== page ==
Note: This blog is mostly read by family and friends, but I wrote this more for my fellow programmers. Knowing me, it’ll be taken the wrong way by both groups of people. :-) By the way, see the first comment for a book give-away!
In politics, dictators are usually tyrants. Strictly speaking, however, a dictator is simply someone with absolute power (or at least the final say) in major political issues — in theory, you could have a dictator who uses his power for good. Human nature being what it is, theory rarely plays out in practice, and eventually all political dictators turn bad.
But in the programming world, it’s different. There’s this term BDFL — Benevolent Dictator For Life. A BDFL is the creator of a programming language or other software project who sets the direction for the project and has the final say in which features stay, and which go away. “Benevolent Dictator For Life” was first used as a title for Guido van Rossum, who invented my favourite programming language, Python.
Perhaps surprisingly, computing BDFLs don’t seem to turn bad. Maybe that’s because computing isn’t yet an ancient art, full of corruption and deceit. But more likely it’s because programming is not equal to politics — nor religion. I mean, why get all fired up about things which have little or no effect on your eternal destination?
Though you have to wonder … because the truth is, we programmers often have religious wars (and I’m at least as guilty as the rest). Let’s have a flame-war about which language is best. Let’s cast slurs on those who don’t use the pope’s text editor. Let’s argue over which is the One True Brace Style (as if there was any question). And did you say you’re a Windows user? I know where you’re going when you die.
There’s a reason for all this: programming is closer to politics and religion that we think. In reality, I suspect we’ve got it backwards — perhaps all of life is religious, and this whole time we’ve been misunderstanding religion.
Is religion about going to church? Or is it more about Truth, Beauty, and Goodness? If the latter, programming is also very religious. One of the most basic computing operations is testing the “truth” of a variable.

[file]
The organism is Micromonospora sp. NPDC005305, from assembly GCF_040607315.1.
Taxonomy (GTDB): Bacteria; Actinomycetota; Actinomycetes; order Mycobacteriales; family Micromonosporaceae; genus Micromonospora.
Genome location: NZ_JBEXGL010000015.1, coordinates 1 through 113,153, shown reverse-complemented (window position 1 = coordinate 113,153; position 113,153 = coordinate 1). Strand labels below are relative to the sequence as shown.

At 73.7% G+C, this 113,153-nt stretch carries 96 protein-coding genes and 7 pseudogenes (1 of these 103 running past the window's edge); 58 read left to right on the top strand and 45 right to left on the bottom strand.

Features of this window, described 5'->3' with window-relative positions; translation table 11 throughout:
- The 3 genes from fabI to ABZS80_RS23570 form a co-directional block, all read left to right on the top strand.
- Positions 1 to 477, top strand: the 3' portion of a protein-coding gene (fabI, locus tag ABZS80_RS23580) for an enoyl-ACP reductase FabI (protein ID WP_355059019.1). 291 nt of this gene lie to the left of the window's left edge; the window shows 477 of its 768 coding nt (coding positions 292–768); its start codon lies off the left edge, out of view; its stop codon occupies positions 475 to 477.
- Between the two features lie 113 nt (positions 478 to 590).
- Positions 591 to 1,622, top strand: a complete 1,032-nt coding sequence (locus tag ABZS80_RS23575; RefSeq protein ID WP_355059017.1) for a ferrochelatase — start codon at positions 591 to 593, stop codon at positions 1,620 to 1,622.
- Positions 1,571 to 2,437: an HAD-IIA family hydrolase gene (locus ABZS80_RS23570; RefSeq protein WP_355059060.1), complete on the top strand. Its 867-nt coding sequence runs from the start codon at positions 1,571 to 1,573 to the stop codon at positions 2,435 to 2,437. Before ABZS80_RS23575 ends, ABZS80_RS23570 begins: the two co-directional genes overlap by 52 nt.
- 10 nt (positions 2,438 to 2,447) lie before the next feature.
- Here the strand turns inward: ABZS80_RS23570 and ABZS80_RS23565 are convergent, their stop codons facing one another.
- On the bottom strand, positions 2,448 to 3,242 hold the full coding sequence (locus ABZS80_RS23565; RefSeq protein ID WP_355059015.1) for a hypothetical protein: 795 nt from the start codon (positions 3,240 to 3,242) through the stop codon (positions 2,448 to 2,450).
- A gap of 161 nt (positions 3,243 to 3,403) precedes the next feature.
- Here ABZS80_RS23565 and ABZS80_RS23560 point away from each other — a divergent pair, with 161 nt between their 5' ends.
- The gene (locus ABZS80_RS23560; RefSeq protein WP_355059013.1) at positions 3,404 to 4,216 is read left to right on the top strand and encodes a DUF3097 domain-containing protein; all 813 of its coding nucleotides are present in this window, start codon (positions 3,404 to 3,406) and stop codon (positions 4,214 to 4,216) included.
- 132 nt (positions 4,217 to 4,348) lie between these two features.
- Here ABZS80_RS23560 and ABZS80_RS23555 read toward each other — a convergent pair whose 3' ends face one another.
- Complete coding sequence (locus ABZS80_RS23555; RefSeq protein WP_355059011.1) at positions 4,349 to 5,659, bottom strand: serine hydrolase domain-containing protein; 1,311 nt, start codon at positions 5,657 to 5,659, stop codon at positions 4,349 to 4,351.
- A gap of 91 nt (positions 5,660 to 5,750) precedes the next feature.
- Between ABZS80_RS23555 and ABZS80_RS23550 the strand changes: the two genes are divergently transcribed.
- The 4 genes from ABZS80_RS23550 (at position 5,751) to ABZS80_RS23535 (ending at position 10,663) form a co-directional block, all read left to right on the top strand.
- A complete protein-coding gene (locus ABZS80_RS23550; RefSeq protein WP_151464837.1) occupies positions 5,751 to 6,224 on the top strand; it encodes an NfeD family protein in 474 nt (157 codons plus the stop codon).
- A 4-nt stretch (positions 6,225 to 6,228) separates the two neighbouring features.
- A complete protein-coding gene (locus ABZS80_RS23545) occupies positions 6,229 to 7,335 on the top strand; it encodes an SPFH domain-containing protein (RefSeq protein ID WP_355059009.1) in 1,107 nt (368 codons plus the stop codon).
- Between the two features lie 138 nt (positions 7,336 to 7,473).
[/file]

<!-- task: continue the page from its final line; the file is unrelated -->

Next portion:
But I’m not just trying to be cute: programmers also highly value beauty. In fact, the Zen of Python — a “poem” describing the principles of programming in Python — starts out with “Beautiful is better than ugly”. Looking at good Python code makes me happy. Even Lisp (has (a (kind (of (austere beauty))))).
And in terms of goodness, you don’t have to look very far to find programmers donating thousands of hours for the good of others: they spend time answering people’s questions, they write web browsers and word processors, and some even get semi-religious and start foundations to promote software freedom.
So programming and religion have a lot in common. But I’m going to go further and suggest that programming is religious because life is religious. When was the last time someone lied to you and you liked it? When have you eaten at a restaurant with your girlfriend and admired the food’s ugliness? Swore at a total stranger when he lent you his snow shovel?
You might be thinking, “If life is religious, he’s just redefining the word religious.” But perhaps it’s you who’s redefining life?
Anyway … back to the BDFL thing. If life was programming, who would be the real Benevolent Dictator For Life? To ask the question is to answer it. He goes by many names — some of them even start with “G”, though none of them are “Guido”. And just like Python programmers, we have a BDFL whether we asked for one or not.
Is he benevolent? Of course. How many times have you eaten dinner in your life? Who do you think invented vegetables, chicken, and beef? A little gratitude wouldn’t go amiss.
Is he a dictator? Not in the pejorative sense. But he governs the world, and he’s got absolute power, so let’s just say “yes” before the water gets too muddy.
And he’s definitely “for life”, in multiple senses of the phrase. For death too, once you get to know him.
Programmers I know are fond of their favourite BDFL. They might not agree with, or even understand, everything he benevolently dictates — but that doesn’t stop them from believing in or respecting him.
The analogy breaks down pretty quickly, of course. Python’s BDFL only has jurisdiction over the official Python distribution, but the BDFL has jurisdiction over all things. And a programming language BDFL is just one of us, a human being — he doesn’t have to become a user incarnate or die on a cross to save his programs from syntax errors and stack overflows.
But the point remains: your favourite programming language has a creator and a BDFL — why wouldn’t life?